What turns someone into a serial killer? In the 1970s, the FBI was utterly in the dark. But a wave of seemingly unmotivated killings – by Charles Manson, David Berkowitz, Ted Bundy and John Wayne Gacy – forced them into uncharted territory. A new form of profiling was required, one that didn’t simply believe evil to be genetic, but took into account one’s formative years.
Netflix’s ambitious new drama Mindhunter explores the early days of the serial killer. Based on a book co-written by John E Douglas, the FBI agent who was the inspiration for Clarice Starling’s mentor Jack Crawford in The Silence of the Lambs, it’s also created by David Fincher, director of Seven and Zodiac.
“It seems like our culture is obsessed with serial killers,” Jonathan Groff tells me in the library of a Manhattan hotel. He plays a fictionalised version of Douglas, a young agent crossing the US to conduct harrowing interviews with serial killers about their motivations. It’s a far cry from Groff’s prior work – he has starred in Glee, the acclaimed HBO drama Looking, the hit Broadway musical Hamilton, and voiced iceman Kristoff in Disney’s Frozen.
Mindhunter arrives during a renewed obsession with true crime – the success of Serial, Making a Murderer and The Keepers all providing fertile ground for a show that explores the origins of techniques we now take for granted. “All my friends while I was working on the show were in anticipation,” Groff says. “Friends you wouldn’t expect to be interested in the minutiae of how someone ripped apart a body and fucked their neck.”
Groff laughs but there is a strange truth here: a prestigious, high-end drama like this provides a socially acceptable way to explore evil. It’s tough stuff and Groff admits that the gruesome facts were often difficult to swallow.
“I had a hard time making it through the book,” he says. “I had to keep putting it down. Ultimately, we’re actors, I’m putting on a costume, so we’re playing pretend. But then I would walk into the makeup truck and there’s a scalped woman’s head and you go, ‘Fuck!’ You think, ‘Oh shit, this really happened, this is so intense.’ Then you just kind of shake that off and have a drink or have a laugh with Fincher.”
The phrase “have a laugh with Fincher” isn’t one you hear often. The director, whose films also include The Social Network, The Girl with the Dragon Tattoo and Gone Girl, is known for his meticulous nature (while shooting Fight Club, he took more than 1,500 rolls of film – three times the average in Hollywood). Zodiac star Jake Gyllenhaal once called him a “disciplinarian”.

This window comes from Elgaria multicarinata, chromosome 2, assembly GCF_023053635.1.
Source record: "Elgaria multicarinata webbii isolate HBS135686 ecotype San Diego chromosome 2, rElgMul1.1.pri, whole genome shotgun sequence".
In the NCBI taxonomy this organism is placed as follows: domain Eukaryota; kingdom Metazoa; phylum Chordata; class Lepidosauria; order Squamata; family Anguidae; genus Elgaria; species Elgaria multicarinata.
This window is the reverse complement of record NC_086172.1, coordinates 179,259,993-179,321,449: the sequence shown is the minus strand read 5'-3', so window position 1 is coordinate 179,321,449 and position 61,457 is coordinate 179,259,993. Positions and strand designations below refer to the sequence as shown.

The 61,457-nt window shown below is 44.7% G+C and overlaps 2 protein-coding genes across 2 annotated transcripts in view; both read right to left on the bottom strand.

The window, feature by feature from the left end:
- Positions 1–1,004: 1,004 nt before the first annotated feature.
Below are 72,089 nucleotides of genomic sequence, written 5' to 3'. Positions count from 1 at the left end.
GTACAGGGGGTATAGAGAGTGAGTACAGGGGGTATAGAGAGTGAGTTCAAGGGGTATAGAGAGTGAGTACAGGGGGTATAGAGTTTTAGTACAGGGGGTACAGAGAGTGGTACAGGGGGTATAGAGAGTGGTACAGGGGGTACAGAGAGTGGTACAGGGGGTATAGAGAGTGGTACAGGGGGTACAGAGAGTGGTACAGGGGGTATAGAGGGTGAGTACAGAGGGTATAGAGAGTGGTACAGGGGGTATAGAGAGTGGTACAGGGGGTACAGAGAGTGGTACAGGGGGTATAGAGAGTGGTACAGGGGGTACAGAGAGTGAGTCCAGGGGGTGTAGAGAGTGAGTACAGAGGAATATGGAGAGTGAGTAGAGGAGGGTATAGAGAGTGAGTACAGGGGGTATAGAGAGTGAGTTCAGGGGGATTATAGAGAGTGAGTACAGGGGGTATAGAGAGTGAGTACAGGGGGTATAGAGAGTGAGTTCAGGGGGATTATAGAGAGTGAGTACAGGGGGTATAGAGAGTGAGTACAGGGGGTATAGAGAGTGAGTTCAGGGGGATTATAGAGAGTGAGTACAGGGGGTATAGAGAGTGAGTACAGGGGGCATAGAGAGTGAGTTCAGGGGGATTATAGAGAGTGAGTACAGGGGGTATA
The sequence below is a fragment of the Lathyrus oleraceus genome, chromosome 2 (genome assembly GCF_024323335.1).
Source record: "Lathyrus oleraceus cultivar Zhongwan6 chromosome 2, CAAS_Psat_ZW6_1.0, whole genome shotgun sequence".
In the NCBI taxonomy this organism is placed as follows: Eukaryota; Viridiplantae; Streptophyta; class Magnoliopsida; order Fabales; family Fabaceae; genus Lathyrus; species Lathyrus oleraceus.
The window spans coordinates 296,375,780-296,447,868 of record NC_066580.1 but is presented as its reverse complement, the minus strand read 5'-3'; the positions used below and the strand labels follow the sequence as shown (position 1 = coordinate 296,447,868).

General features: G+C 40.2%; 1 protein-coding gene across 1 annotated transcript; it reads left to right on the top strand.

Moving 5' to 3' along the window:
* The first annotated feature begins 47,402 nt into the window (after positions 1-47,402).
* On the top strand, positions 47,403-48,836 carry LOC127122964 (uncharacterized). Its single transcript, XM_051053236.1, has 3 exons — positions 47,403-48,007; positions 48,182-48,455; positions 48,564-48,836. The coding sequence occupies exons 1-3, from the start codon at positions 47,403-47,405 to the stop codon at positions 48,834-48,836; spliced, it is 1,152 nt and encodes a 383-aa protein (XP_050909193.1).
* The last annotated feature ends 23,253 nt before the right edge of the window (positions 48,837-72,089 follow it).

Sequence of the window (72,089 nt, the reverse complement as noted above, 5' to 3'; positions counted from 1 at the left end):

“There’s no pretension,” Groff says of Fincher. “Yes, he’s meticulous and, yes, occasionally there’s multiple takes but it’s really because he wants it to be good. It was so fucking amazing. I have withdrawal.”
It’s a show Netflix clearly has confidence in, giving the green light to a second season before the first has even aired. It’s also set to provide Groff with yet another fervent fanbase. His role in Andrew Haigh’s critically acclaimed (but short-lived) drama Looking, about the lives of gay men in San Francisco, led to a loyal gay following who welcomed rare representation on screen, even if it received criticism for not being gay enough, being too gay, and not being diverse enough.
“The cruelty was confusing,” he says. “And it was a bummer because that happened at the very beginning. The show might have gone on longer if we’d had a more supportive start, but the aggressive negativity was disappointing.”
Groff is something of a rarity: an openly gay actor working in Hollywood, headlining a major drama as a straight character. “If I’ve had roadblocks along the way for being gay, I’m not aware of them,” he says. “I haven’t had anyone say no, we can’t because he’s gay. In fact, it’s been quite the opposite. Sex is such a huge part of Mindhunter and never for a second did I feel self-conscious sharing my own stories in the creative process. It was very fluid and free and open. Being a gay person didn’t affect anything about it, but being able to share my relationship history and my sexual history as Jonathan – that affects everything when you create a character.”
The 32-year-old’s most widely seen character remains Kristoff in the $1.2bn smash Frozen, a film he refers to as “like crack for children”. He’s just started work on the sequel. “Kristin, Josh, Idina and I are on a text chain where we make voice memos as the characters to auction off for kids or kids with cancer,” he says. “It’s so fun to be a part of that and get them more excited. Often there are a lot of hilarious awkward moments when parents are like, ‘This is Kristoff from Frozen?’ They’re like, ‘What?’ They don’t understand that I’m the voice of the thing. I’m not blond and a cartoon.”
His most notable fan is none other than Beyoncé, who approached him after she saw Hamilton to compliment his performance and his walk, which she proceeded to impersonate. “This is going to sound so weird and stalkery, but I just feel blessed to have been in her presence and shaken her hand. Nothing that I could have said to her could have articulated the depth of my feelings for her.”
Groff wasn’t part of the Hamilton cast when vice-president Mike Pence attended to the sound of boos and a speech (“classy and heartfelt,” Groff says of their words) but there’s an odd political parallel in Mindhunter. The show revolves around the difficulty inherent in finding empathy with those you find distasteful, and how the intellectualism of the FBI was seen as an affront to smalltown police at the time.
“Trump got elected while we were in the final months of shooting so it wasn’t like we were making this show with that in mind,” says Groff. “But I can’t help but think, when I watch it back, the idea of how divided everybody is. The idea of faking empathy to take a step forward to understanding – it’s a really powerful idea.”